While a second-year architectural student, David Montalba received this valuable piece of advice that he has carried with him throughout his career: “If the idea behind your project is not essential to the building, it will get cut, so make sure your ideas are rooted in pragmatism.” This was especially relevant when he approached the remodel of the restaurant/bakery Milo + Olive, where Montalba was charged with merging two seemingly disparate spaces—an artisanal wood-fired pizza restaurant and a high-end bakery—into one cohesive area while creating a unique environment that married old architecture and modern design.
The restaurant was brought to life through an industrial open kitchen concept that draws on the use of utilitarian materials. Precise elements such the thin blackened steel of the storefront that splits up urban façade, monolithic communal tables that feature a huge blackened steel base, unfinished exposed brick walls, open shelves with hand-stenciled signs, and the creative use of millwork and plywood all encourage a practical yet playful eating and cooking arena.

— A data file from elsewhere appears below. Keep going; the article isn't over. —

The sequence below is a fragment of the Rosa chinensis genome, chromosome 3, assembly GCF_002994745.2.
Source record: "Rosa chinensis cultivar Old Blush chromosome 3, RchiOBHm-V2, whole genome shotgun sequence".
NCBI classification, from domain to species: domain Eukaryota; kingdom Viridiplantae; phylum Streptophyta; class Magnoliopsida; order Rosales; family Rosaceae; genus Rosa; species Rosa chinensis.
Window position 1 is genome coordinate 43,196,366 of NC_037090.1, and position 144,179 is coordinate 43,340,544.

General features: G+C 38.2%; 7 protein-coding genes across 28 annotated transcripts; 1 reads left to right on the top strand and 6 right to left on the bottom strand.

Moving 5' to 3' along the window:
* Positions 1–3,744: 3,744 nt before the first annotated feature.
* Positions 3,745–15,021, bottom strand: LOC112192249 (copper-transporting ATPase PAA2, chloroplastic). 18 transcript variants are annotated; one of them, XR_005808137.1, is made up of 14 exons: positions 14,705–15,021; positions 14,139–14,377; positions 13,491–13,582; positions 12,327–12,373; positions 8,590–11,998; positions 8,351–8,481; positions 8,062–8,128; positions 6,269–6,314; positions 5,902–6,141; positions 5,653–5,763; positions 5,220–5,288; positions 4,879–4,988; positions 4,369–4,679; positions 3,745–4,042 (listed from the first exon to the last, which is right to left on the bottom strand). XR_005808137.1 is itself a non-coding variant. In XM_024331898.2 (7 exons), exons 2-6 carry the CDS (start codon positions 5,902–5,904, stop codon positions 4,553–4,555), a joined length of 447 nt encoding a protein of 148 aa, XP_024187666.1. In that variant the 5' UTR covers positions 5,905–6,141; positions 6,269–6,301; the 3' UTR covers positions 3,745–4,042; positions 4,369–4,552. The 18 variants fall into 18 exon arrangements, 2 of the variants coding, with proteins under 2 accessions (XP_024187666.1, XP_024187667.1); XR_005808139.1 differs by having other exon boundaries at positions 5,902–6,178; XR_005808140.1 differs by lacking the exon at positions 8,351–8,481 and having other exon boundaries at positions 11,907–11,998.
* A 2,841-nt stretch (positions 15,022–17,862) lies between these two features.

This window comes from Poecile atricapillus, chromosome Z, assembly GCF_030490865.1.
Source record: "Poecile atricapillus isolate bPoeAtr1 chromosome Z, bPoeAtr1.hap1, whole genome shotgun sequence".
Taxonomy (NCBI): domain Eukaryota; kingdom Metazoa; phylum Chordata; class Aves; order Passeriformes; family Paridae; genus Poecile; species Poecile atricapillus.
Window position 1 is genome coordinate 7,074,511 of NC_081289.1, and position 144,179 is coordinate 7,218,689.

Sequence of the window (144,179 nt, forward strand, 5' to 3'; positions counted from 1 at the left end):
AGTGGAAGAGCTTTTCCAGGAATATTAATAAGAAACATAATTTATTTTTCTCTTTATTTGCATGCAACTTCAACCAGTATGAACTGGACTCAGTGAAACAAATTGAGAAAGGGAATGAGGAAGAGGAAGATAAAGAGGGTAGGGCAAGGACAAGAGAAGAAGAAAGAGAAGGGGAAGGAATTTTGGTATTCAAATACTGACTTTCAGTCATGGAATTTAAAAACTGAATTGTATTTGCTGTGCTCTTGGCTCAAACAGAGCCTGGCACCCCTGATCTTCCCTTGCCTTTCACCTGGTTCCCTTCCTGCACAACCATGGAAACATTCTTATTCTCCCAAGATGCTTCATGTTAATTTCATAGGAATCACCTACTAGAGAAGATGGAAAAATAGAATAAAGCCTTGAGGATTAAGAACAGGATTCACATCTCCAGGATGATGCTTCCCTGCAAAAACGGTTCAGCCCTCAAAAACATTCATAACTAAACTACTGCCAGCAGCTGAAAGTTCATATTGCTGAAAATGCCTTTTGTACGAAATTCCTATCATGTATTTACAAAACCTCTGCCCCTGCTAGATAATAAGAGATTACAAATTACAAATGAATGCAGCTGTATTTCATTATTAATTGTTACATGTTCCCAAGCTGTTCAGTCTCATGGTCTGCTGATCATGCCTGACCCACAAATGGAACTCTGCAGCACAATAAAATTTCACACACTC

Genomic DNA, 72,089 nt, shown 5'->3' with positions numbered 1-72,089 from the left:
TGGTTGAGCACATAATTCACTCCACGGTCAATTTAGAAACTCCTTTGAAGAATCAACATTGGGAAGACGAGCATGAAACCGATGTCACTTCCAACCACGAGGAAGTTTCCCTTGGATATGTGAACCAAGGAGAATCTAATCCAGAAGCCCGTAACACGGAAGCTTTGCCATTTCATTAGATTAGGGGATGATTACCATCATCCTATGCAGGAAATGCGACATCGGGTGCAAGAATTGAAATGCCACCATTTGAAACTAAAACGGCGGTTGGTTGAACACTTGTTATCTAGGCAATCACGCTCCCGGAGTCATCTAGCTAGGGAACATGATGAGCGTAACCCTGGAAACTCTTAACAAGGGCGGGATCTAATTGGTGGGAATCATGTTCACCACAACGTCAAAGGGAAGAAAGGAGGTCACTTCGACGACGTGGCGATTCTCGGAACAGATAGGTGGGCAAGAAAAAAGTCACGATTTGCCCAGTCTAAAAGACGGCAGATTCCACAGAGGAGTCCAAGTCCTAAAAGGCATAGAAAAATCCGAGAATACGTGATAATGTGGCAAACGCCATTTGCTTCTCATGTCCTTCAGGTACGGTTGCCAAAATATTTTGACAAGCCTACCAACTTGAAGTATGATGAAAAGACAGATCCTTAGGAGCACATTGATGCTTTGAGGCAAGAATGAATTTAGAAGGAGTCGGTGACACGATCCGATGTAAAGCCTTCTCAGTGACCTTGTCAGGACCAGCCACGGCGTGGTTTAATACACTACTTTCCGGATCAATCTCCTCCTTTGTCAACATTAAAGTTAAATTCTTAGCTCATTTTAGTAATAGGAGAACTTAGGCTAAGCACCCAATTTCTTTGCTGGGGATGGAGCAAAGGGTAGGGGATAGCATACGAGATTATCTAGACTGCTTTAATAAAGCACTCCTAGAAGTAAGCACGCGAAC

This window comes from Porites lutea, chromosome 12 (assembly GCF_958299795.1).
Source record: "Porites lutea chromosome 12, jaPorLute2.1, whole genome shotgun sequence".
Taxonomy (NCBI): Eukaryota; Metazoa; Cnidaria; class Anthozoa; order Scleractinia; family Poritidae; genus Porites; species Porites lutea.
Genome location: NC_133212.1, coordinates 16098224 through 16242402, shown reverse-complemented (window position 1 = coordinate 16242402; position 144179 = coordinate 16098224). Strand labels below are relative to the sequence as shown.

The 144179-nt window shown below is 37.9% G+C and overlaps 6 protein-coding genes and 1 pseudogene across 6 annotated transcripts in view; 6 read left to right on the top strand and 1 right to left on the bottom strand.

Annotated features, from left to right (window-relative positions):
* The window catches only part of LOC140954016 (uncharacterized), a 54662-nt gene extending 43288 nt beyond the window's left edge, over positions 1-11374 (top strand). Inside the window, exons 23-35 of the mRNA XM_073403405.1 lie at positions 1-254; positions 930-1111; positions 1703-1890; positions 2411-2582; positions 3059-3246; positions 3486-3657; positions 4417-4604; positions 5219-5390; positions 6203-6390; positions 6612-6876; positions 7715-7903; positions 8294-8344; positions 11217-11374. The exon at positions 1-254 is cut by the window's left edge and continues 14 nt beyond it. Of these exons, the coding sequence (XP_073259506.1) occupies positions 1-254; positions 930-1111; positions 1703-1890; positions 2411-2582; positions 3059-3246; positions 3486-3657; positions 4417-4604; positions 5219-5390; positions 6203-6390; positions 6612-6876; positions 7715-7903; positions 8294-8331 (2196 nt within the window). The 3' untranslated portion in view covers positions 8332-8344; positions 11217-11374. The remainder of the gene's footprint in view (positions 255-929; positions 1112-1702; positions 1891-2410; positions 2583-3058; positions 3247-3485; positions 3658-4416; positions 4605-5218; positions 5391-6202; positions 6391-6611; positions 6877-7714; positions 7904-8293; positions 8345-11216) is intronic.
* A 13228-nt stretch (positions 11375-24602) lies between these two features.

Perhaps the most compelling aspect of the project is the lightbox that hangs above the cooking stations. Constructed of painted wood covered in custom designed, zinc sheet metal panels, the fixture serves two purposes: First, it disperses natural light that filters from skylights above throughout the space and literally “sculpts” the architecture, Montalba says. Second, it allows for open beams in the ceiling. Los Angeles County does not permit exposed wood in a food preparation area, but by installing the lightbox, it became a code-compliant measure. “It’s a really high design element that was rooted in a practical, solution-oriented idea,” Montalba says.